The overall features of the Separation Barrier and the considerations that led to determination of the route give the impression that Israel is once again relying on security arguments to unilaterally establish facts on the ground that will affect any future agreement between Israel and the Palestinians. In the past, Israel used "imperative military needs" to justify expropriation of land to establish settlements and argued that the action was temporary. The settlements have for some time been facts on the ground. It is reasonable to assume that, as in the case of the settlements, the Separation Barrier will become a permanent fact to support Israel 's future claim to annex additional land
Israel has the right and duty to protect its citizens from attacks. However, the building of the Separation Barrier as a means to prevent attacks inside Israel is the most extreme solution that causes the greatest harm to the local population. Israel preferred this solution over alternate options that would cause less harm to the Palestinians. Even if we accept Israel 's claim that the only way to prevent attacks is to erect a barrier, it must be built along the Green Line or on Israeli territory.
The village of al-Walajah
Al-Walajah lies on a ridge south of Refaim Stream. Prior to 1948, the village was located north of the stream, on land later used to establish Moshav Aminadav. In 1948, some residents of the village fled to the village’s farmland that remained on the other side of the Green Line, on which the present village was built. In 1967, Israel’s annexation of East Jerusalem included about one-third of the village’s land. Half of the annexed al-Walajah land was expropriated to build the Gilo neighborhood or requisitioned by military order to build the Har Gilo settlement. The village has 2,000 residents, only a minority of whom hold Jerusalem residency.
Preventing development of the village
Over the years, the Jerusalem Municipality has not provided services to the village, and city officials’ visits to the village have primarily been to document illegal building or to demolish structures that were built without a permit. In the late 1990s, the villagers organized and began to prepare an outline plan for the village that arranges the existing building in the village, enables the construction of public buildings and roads, and preserves its unique agricultural terraces. The villagers took their plan to municipal officials and to the Civil Administration’s planning committee, but the planning authorities refrained from dealing with the plan during the second intifada. When the intifada ended, the Jerusalem Municipality refused to discuss the plan on the pretext that the Separation Barrier planned in the area would sever the village from the city. In February 2009, the District Planning and Building Committee issued its final denial of the villagers’ plan, contending that the village lies in a green area, on which building is not allowed.
The Separation Barrier in al-Walajah
The route of the Separation Barrier in the area, which runs entirely in the West Bank, has been changed a number of times over the years. The original plan placed the village on the western, “Israeli” side of the Barrier, detaching the village from the Bethlehem Governate, to which the villagers belong and from which they receive their services. A winding route was later established to run around the built-up area of the village, separating it from the village’s farmland. This route created a partition between the village and the nearby Har Gilo settlement , and left a single road along which persons could enter or exit the village, in the direction of the adjacent town of Beit Jala. Traffic on this road was to be controlled by a checkpoint at the village gates. Another change in the route, made at the request of the Cremisan Monastery, placed the monastery and its lands on the western side of the Barrier.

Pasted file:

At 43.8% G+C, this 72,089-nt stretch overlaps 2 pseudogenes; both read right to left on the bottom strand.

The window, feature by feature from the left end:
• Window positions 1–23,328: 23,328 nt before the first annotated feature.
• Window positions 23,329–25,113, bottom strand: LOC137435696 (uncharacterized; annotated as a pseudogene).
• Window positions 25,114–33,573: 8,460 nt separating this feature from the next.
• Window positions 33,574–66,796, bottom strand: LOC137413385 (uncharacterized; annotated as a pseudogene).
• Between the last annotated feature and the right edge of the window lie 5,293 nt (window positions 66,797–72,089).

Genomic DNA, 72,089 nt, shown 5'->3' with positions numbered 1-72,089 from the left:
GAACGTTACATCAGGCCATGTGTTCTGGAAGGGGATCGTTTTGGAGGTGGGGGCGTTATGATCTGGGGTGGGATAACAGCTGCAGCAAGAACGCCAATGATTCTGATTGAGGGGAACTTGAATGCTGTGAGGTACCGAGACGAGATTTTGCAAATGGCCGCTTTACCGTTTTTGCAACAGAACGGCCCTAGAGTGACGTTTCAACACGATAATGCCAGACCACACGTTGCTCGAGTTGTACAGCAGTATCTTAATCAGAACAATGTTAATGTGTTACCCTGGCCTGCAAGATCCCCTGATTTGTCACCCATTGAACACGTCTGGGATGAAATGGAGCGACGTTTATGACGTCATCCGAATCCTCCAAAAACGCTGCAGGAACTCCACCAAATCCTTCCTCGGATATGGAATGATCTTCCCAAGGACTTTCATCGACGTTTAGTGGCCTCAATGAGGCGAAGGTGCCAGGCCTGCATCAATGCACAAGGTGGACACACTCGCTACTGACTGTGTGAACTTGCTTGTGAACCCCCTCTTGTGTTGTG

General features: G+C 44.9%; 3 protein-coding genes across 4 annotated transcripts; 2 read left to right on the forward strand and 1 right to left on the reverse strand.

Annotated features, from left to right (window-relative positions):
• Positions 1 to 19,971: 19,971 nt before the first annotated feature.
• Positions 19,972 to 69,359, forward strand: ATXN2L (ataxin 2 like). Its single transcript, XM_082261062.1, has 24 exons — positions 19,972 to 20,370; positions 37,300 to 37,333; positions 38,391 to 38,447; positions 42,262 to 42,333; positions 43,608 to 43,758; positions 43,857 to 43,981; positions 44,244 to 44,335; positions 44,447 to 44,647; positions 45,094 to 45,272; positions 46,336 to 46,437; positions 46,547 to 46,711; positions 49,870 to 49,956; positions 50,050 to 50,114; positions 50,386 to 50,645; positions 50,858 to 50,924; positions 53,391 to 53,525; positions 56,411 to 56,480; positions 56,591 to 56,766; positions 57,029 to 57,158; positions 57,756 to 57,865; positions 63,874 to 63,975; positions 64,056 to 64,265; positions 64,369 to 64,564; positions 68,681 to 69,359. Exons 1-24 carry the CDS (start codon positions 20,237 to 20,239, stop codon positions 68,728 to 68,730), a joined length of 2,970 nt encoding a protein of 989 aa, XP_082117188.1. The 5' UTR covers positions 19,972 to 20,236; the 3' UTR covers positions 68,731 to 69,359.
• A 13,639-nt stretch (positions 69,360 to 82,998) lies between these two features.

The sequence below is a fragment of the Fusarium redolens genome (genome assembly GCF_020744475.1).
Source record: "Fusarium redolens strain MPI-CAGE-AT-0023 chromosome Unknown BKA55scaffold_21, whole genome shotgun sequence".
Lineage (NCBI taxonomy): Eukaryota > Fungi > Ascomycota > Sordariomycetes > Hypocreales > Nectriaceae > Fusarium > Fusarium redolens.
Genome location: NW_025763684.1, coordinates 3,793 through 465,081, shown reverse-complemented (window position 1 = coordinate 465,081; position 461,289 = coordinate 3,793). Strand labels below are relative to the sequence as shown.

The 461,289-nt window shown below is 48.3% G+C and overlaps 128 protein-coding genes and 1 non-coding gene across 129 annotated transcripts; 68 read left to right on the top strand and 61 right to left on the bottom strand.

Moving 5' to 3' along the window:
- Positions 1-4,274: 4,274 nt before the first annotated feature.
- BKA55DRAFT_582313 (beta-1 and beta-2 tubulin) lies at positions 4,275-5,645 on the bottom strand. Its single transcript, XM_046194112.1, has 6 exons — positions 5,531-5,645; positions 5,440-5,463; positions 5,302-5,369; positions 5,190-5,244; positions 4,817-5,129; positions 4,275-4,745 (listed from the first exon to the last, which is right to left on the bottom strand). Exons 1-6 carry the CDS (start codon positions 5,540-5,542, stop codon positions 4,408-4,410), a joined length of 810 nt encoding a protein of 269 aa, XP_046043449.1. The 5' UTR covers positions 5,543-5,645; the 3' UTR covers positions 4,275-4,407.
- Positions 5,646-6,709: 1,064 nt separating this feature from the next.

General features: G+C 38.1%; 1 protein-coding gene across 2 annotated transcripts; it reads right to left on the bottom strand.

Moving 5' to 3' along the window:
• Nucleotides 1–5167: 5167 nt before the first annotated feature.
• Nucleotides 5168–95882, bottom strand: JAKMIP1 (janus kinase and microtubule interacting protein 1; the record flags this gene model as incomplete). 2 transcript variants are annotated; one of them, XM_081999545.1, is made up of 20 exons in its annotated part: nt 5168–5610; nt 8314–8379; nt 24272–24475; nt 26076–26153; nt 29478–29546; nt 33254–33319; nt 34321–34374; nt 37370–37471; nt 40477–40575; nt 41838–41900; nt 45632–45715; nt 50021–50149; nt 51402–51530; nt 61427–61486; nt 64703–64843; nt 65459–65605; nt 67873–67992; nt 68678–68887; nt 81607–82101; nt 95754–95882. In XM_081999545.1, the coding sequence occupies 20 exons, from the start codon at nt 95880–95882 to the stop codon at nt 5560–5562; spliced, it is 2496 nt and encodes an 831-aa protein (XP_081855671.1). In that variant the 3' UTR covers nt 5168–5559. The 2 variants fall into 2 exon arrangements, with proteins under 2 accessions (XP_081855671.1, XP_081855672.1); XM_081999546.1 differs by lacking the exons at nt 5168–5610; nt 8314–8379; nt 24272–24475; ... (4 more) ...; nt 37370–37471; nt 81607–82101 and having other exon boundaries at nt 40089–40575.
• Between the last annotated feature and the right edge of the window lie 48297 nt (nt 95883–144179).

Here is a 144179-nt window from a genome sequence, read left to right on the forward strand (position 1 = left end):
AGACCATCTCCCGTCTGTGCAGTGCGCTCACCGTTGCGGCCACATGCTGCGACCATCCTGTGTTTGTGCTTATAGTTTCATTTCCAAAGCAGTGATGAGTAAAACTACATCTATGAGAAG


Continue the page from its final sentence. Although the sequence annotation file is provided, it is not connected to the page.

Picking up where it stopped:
Citing financial constraints, Israel froze construction of the Barrier in the area of al-Walajah until early 2010. When construction recommenced in March 2010, residents of the village petitioned the High Court of Justice, claiming that the construction work was based in part on military requisition orders that were no longer valid, and that some of the work was being carried out on land that had not been seized on the basis of military orders at all. The High Court did not issue a temporary injunction prohibiting work until the petition could be heard, and the defense establishment began to work rapidly to build the Barrier, a wide patrol road, and a nine-meter-high concrete wall. The wall has been competed for the most part and it now surrounds most of the village, with the side of the wall facing the Har Gilo settlement covered by Jerusalem stone and the side facing al-Walajah being exposed concrete. The work has caused enormous damage, visible at a great distance, to the landscape of the Emek Refaim reserve.
Opposition to the route of the Separation Barrier
In a rare step, the Society for the Preservation of Nature in Israel submitted an opinion objecting to the route of the Barrier in the area of al-Walajah. Its opinion described the terraced landscape, which has existed for more than 1,500 years, as a cultural asset that preserves the terrace-cultivation tradition. The SPNI proposed that the area be preserved and declared a world heritage site. It also proposed moving the Barrier’s route close to the road linking the village and Har Gilo to South Jerusalem. The Environmental Protection Minister, Gilad Erdan, too, requested the minister of justice to refrain from harming the unique terraces in the area.
Effect of the Barrier on al-Walajah
The Separation Barrier has already caused great damage to the village, and greater damage is anticipated if the Barrier is completed in the area. The construction work on the Separation Barrier has badly damaged the agricultural terraces. Residents have been distanced from their farmland, and completion of the Barrier will detach them from their land, seriously harming one of the main sources of income of the residents, farming.